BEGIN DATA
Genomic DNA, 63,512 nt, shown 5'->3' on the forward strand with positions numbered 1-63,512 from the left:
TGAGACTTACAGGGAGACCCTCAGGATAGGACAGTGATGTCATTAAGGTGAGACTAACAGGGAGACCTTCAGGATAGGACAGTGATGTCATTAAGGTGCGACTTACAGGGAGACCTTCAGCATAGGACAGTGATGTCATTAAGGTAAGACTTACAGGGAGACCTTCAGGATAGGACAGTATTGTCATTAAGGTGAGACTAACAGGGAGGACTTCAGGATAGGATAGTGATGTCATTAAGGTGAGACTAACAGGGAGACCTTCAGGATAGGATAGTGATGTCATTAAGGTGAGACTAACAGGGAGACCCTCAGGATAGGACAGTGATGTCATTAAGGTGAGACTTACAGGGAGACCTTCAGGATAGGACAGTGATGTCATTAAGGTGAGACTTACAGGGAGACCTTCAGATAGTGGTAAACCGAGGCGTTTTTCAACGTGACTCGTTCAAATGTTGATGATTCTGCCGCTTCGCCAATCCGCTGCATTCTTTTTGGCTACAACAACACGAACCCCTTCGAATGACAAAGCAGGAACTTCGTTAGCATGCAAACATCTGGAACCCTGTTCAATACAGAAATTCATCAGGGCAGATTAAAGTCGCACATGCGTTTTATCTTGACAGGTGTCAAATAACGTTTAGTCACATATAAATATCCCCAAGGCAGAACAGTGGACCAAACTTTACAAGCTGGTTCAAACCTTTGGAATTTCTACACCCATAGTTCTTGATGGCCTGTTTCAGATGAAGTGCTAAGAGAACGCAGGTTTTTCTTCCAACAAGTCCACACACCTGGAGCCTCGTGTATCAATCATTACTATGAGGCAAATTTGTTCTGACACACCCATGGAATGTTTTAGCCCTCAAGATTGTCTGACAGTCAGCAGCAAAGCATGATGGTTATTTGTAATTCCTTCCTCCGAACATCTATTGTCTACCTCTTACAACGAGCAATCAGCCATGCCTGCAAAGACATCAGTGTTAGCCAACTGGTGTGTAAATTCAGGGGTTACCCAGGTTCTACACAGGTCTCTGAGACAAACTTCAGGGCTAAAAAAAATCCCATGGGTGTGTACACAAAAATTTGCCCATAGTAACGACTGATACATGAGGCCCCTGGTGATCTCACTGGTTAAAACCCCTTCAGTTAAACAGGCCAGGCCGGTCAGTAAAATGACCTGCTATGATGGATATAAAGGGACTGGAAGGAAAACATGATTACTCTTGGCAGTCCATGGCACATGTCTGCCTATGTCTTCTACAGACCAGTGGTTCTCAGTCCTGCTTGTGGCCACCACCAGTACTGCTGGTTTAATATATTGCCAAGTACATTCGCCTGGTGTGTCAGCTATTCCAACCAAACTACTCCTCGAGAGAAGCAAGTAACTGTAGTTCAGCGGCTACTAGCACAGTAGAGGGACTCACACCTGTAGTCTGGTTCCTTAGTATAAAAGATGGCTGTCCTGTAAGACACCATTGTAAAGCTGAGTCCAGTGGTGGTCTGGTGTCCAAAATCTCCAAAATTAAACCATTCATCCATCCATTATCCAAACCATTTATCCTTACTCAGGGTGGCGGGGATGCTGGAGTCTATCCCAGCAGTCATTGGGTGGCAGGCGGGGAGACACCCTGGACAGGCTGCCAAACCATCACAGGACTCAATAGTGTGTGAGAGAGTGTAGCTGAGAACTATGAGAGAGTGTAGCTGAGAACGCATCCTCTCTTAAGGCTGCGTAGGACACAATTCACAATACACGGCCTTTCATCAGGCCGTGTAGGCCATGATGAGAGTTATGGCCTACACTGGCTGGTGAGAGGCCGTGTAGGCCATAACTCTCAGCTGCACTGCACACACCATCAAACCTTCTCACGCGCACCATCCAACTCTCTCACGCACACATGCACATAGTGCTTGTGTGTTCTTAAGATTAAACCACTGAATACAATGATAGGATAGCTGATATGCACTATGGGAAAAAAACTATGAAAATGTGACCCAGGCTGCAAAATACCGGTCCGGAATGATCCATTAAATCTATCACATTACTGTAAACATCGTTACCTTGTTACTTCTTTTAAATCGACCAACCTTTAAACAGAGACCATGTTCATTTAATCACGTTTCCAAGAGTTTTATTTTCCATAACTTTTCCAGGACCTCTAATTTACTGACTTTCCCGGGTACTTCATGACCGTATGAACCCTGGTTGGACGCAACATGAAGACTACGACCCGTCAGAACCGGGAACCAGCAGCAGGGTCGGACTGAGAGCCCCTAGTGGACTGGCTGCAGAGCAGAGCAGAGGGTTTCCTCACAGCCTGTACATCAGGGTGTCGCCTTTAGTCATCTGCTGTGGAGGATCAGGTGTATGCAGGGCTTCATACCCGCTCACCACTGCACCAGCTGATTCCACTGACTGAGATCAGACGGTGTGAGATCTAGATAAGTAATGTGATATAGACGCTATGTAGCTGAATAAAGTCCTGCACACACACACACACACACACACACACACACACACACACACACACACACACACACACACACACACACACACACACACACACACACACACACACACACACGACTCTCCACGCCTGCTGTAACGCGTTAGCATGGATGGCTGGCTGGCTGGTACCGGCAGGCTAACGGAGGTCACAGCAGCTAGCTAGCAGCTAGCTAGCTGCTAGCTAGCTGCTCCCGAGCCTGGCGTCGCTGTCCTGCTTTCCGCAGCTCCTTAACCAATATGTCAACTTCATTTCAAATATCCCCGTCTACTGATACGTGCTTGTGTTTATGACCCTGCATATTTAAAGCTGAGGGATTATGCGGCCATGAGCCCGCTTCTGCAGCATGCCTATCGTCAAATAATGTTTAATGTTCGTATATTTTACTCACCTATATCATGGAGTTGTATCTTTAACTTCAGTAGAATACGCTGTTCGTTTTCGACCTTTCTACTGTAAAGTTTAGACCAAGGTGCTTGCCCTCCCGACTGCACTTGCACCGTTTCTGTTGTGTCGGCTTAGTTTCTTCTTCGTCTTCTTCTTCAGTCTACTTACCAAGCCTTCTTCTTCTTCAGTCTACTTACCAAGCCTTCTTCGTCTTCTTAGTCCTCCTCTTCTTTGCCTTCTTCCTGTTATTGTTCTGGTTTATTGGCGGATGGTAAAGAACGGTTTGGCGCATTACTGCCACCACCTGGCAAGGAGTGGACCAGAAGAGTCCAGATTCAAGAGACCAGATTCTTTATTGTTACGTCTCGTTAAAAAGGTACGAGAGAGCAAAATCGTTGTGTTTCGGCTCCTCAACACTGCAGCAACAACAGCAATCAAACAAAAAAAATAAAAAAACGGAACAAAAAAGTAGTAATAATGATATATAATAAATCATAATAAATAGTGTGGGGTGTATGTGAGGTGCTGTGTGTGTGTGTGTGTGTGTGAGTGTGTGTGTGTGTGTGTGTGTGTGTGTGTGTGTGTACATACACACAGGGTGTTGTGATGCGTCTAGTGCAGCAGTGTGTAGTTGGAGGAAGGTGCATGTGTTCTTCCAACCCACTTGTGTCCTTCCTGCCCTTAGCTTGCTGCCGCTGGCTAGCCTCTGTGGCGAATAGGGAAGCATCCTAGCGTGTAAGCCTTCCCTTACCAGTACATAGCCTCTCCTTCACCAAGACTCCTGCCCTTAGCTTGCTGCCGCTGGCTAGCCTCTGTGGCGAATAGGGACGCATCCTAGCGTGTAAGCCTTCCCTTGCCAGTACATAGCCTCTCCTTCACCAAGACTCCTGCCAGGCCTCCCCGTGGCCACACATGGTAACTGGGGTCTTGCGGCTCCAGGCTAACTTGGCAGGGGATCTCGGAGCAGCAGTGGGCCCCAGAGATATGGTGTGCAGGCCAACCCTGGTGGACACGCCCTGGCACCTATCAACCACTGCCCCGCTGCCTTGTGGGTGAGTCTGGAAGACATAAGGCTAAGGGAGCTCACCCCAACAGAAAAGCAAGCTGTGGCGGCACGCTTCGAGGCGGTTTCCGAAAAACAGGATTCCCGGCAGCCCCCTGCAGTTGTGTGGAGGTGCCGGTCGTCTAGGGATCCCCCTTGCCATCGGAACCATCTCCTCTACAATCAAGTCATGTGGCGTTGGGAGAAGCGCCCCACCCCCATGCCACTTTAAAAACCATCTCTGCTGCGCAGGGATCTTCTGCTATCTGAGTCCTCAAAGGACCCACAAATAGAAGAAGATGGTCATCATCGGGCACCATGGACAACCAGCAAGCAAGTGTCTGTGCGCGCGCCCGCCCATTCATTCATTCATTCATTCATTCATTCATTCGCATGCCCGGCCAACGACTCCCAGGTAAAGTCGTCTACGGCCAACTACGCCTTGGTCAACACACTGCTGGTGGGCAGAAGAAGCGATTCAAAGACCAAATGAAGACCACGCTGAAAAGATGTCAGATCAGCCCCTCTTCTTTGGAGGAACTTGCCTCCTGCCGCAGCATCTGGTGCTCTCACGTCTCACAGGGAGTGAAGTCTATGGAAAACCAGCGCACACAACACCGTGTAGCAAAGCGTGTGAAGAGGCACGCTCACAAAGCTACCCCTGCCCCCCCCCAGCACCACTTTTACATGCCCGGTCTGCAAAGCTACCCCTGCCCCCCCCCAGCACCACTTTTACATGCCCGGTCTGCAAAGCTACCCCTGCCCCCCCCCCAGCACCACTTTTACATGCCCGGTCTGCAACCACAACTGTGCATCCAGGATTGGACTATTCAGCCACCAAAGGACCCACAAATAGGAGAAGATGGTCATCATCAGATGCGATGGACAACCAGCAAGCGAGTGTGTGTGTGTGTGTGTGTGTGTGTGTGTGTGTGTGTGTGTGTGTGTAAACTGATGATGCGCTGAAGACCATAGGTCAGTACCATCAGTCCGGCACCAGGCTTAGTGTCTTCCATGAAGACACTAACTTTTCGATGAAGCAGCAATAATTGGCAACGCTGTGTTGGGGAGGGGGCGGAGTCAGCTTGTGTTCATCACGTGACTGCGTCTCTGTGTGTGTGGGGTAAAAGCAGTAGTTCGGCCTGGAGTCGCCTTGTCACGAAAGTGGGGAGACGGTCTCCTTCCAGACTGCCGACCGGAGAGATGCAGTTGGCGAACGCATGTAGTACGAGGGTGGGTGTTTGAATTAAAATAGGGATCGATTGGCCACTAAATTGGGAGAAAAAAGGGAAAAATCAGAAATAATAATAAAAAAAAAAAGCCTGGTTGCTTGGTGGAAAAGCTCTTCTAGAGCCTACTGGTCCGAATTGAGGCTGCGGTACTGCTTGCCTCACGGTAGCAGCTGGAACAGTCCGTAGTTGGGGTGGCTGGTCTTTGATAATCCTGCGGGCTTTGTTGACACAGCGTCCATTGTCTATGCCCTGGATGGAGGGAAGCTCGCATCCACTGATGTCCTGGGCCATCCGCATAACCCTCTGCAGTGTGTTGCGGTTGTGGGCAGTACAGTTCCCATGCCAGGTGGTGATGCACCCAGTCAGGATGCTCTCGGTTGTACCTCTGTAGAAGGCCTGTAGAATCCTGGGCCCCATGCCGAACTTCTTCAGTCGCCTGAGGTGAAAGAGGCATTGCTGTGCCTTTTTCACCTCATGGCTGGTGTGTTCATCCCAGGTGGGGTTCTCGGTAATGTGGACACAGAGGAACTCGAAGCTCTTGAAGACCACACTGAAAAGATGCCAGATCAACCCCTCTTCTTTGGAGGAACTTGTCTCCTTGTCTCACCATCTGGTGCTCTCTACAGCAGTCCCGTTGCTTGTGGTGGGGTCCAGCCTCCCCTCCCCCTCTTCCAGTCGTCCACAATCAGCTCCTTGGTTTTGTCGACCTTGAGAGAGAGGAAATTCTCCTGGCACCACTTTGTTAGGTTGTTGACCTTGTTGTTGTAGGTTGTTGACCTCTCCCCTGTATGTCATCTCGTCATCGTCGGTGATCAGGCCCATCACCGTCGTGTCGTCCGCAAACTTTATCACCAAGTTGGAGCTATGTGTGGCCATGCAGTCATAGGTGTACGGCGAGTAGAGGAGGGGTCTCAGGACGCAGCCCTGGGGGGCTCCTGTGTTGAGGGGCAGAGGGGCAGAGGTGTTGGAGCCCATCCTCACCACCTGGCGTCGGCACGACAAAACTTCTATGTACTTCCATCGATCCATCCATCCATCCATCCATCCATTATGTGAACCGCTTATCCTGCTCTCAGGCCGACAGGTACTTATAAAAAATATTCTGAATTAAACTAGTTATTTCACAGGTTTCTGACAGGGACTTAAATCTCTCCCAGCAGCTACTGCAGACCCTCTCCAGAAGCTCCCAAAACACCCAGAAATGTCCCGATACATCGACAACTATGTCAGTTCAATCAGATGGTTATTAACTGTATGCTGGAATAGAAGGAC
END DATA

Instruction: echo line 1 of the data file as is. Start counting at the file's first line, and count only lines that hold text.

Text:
Genomic DNA, 63,512 nt, shown 5'->3' on the forward strand with positions numbered 1-63,512 from the left: